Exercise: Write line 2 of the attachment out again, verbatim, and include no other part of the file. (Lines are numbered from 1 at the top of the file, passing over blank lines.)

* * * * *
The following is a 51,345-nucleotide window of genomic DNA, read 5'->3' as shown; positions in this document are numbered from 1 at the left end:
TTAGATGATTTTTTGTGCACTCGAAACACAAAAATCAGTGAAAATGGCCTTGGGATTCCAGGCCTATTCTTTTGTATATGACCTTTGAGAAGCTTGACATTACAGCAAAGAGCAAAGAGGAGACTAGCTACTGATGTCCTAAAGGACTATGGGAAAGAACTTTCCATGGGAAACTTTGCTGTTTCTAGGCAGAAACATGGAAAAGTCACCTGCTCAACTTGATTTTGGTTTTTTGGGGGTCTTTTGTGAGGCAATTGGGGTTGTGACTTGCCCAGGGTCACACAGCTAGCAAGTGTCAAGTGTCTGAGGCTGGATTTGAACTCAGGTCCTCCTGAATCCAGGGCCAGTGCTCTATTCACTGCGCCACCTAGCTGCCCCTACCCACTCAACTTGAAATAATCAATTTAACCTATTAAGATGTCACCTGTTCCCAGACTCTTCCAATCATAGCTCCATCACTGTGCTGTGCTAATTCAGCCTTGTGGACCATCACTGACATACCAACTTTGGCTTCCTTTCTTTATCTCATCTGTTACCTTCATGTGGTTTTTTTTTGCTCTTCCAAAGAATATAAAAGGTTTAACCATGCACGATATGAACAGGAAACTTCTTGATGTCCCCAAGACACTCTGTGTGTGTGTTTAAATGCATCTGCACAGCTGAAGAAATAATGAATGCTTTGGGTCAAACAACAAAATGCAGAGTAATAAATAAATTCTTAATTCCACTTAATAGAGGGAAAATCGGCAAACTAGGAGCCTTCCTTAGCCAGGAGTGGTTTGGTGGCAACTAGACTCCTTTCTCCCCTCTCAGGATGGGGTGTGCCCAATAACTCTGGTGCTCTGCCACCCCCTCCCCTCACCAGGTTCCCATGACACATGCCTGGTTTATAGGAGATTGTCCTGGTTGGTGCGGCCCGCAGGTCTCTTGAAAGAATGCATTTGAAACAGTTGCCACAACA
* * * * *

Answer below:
TTAGATGATTTTTTGTGCACTCGAAACACAAAAATCAGTGAAAATGGCCTTGGGATTCCAGGCCTATTCTTTTGTATATGACCTTTGAGAAGCTTGACATTACAGCAAAGAGCAAAGAGGAGACTAGCTACTGATGTCCTAAAGGACTATGGGAAAGAACTTTCCATGGGAAACTTTGCTGTTTCTAGGCAGAAACATGGAAAAGTCACCTGCTCAACTTGATTTTGGTTTTTTGGGGGTCTTTTGTGAGGCAATTGGGGTTGTGACTTGCCCAGGGTCACACAGCTAGCAAGTGTCAAGTGTCTGAGGCTGGATTTGAACTCAGGTCCTCCTGAATCCAGGGCCAGTGCTCTATTCACTGCGCCACCTAGCTGCCCCTACCCACTCAACTTGAAATAATCAATTTAACCTATTAAGATGTCACCTGTTCCCAGACTCTTCCAATCATAGCTCCATCACTGTGCTGTGCTAATTCAGCCTTGTGGACCATCACTGACATACCAACTTTGGCTTCCTTTCTTTATCTCATCTGTTACCTTCATGTGGTTTTTTTTTGCTCTTCCAAAGAATATAAAAGGTTTAACCATGCACGATATGAACAGGAAACTTCTTGATGTCCCCAAGACACTCTGTGTGTGTGTTTAAATGCATCTGCACAGCTGAAGAAATAATGAATGCTTTGGGTCAAACAACAAAATGCAGAGTAATAAATAAATTCTTAATTCCACTTAATAGAGGGAAAATCGGCAAACTAGGAGCCTTCCTTAGCCAGGAGTGGTTTGGTGGCAACTAGACTCCTTTCTCCCCTCTCAGGATGGGGTGTGCCCAATAACTCTGGTGCTCTGCCACCCCCTCCCCTCACCAGGTTCCCATGACACATGCCTGGTTTATAGGAGATTGTCCTGGTTGGTGCGGCCCGCAGGTCTCTTGAAAGAATGCATTTGAAACAGTTGCCACAACA